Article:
Strawberry-kissed cheeks, dirt-covered fingers and smiling eyes: these are the things parents live for. There is nothing that says, “perfect summer day,” like an afternoon trip to the local berry farm. There’s buckets-full of fun to be had with your kiddos as you make your way through the fields and pick sweet (and healthy) treats for now and later. The payoff is big, ending with a fridge full of colorful memories and berries that will last for days! So grab your baskets and babes and head to these U-Pick Berry Farms. Read on to find out where they juiciest picks can be found!

photo: Jessica Lucia via Yelp

Bella Organic

This certified organic farm rests on 100 acres of stunning land on Sauvie Island. Proud of their sustainable farming practices, this U-Pick options crows over 70 varieties of berries, fruits, vegetables, pumpkins, herbs and more. As if that wasn’t cool enough, Bella Organic is 100% run on solar energy, making it an ultra green stop for the eco-conscious. During the months of June you can expect to fill your baskets with strawberries, cherries, blueberries and early variety blackberries. Make sure to check their website each day to see what is available. While you are there, don’t forget to hit their Organic Produce Farm Store!

U-pick open Wed.-Fri. 9 a.m.-3 p.m., Sat. & Sun. 9 a.m.-5 p.m.
16205 NW Gillihan Rd.
503-621-9545
Online: bellaorganic.com

Kruger’s Farm

As if berries weren’t enough, this cool spots hosts summer concerts, birthday celebrations, field trips and even has farm to plate dinners! They not only have acres of u-pick berry fields, you’ll also find seasonal u-cut flowers and a large farm stand with farm grown and local produce and artisan food items. In the fields you’ll find over 25 acres of strawberries, blueberries, marionberries, boysenberries waiting to be discovered. With wagons to haul your treasures back, they make it easy for the whole family to have tons of fun together.

U-pick open Mon.-Fri. from noon -5 p.m.; Sat. & Sun. from 9 a.m.-6 p.m.
17100 NW Sauvie Island Rd.
503-621-3489
Online: krugersfarmmarket.com

Photo: DQmountaingirl, via flickr

Columbia Farms U-Pick

This special place is a bit younger than other farms. Opened in the 1990s, Columbia Farms has over 80 acres with more than 15 varieties of berries. The farm practices thoughtful growing practices like integrated pest management and crop rotation so you can feel good about letting your little berry picker take bites . Bring a picnic for lunch under the gazebo, and enjoy a day on this quiet working farm.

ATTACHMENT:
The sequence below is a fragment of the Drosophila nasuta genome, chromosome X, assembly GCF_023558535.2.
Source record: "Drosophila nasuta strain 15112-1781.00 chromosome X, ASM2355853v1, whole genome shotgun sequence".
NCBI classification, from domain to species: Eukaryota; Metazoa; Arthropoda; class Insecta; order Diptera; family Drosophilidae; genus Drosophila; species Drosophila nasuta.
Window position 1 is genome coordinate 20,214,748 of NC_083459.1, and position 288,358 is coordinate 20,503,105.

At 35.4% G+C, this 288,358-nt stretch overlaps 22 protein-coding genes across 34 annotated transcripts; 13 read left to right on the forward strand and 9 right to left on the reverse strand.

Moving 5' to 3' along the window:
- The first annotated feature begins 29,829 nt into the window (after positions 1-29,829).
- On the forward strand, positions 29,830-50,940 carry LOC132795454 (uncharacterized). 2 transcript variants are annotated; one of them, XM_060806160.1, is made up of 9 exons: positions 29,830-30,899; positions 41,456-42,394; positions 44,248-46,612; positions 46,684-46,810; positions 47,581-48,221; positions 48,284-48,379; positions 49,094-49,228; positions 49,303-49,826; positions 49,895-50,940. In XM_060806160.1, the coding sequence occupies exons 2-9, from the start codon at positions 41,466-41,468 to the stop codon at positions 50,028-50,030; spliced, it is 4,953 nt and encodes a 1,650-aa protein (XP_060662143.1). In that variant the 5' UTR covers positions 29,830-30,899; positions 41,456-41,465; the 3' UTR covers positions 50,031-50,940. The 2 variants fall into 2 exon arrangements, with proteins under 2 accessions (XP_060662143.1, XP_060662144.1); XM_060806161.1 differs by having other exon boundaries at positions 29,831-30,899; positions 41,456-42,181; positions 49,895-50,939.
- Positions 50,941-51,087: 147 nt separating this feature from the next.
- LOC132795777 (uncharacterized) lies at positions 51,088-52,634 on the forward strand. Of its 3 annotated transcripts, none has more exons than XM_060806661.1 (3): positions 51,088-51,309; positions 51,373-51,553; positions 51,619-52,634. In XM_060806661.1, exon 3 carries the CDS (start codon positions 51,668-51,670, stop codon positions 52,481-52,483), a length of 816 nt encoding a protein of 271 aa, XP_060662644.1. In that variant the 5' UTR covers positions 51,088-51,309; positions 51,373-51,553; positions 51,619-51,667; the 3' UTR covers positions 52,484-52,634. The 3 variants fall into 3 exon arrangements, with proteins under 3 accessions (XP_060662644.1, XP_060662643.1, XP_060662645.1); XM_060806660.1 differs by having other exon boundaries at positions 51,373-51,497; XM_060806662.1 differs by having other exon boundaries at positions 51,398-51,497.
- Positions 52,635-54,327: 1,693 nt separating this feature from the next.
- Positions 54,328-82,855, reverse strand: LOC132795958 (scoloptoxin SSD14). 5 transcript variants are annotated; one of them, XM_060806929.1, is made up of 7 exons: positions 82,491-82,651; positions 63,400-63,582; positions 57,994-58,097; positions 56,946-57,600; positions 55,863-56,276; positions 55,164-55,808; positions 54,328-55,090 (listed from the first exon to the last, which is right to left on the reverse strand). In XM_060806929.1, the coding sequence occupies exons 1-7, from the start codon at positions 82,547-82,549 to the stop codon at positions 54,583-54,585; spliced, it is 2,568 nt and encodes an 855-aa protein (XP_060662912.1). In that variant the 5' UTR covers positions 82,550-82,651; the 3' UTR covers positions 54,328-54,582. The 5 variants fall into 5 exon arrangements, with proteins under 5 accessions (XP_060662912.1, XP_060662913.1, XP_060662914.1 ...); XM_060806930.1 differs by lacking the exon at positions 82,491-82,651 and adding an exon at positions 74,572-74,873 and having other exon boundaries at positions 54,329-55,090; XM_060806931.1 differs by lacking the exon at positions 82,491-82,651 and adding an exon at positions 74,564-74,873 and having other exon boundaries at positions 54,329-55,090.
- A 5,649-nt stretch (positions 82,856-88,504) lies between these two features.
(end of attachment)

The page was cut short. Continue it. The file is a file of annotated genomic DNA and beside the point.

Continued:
Open Tue.-Sun. 9 a.m.-5 p.m.
21024 NW Gillihan Rd.
Portland, Or.
503-621-3909
Online: columbiafarmsu-pick.com

Photo: Wing Y via yelp

Smith Berry Barn

This Hillsboro farm specializes in “no spray” berries, and they grow over 20 varieties of them, including unique offerings like Tayberries and Loganberries. With a growing season that starts early and ends late, you can go picking from early June through September and they also tend to an apple orchard! They’ll point you to the best ripe fields for your visit, and provide buckets for picking. Berry growing isn’t the only thing this cool farm offers its visitors. There’s a calendar filled with cool events you don’t want to miss. Visit on July 4th for a patriotic Berry Festival full of live music, wine tasting, and a berry hunt for the kids!

U-pick open daily Mon.-Fri. 9 a.m.-6 p.m.; Sat. 9 a.m.-5 p.m.; Sun. 10 a.m.-5 p.m.
24500 SW Scholls Ferry Road
Hillsboro, Or.
503-628-2172
Online: smithberrybarn.com

 

Photo by Bella Organics, via Yelp

South Barlow Berries

This family-run farm south of Portland is a sweet escape from the bustle of Sauvie Island. The strawberries, raspberries and blueberries in the early season give way to boysenberries and marionberries later on. Kids can also see the baby chicks, and feed the chickens after filling up their berry buckets (bring your own for this farm!)

U-pick hours Mon.-Fri 9 a.m.-6 p.m., Sat. 8 a.m.-5 p.m.
29190 S. Barlow Rd.
Canby, Or
503-266-3193
Online: southbarlowberries.com

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Where do you find your favorite summer berries? Tell us in the comments below!

—Annette Benedetti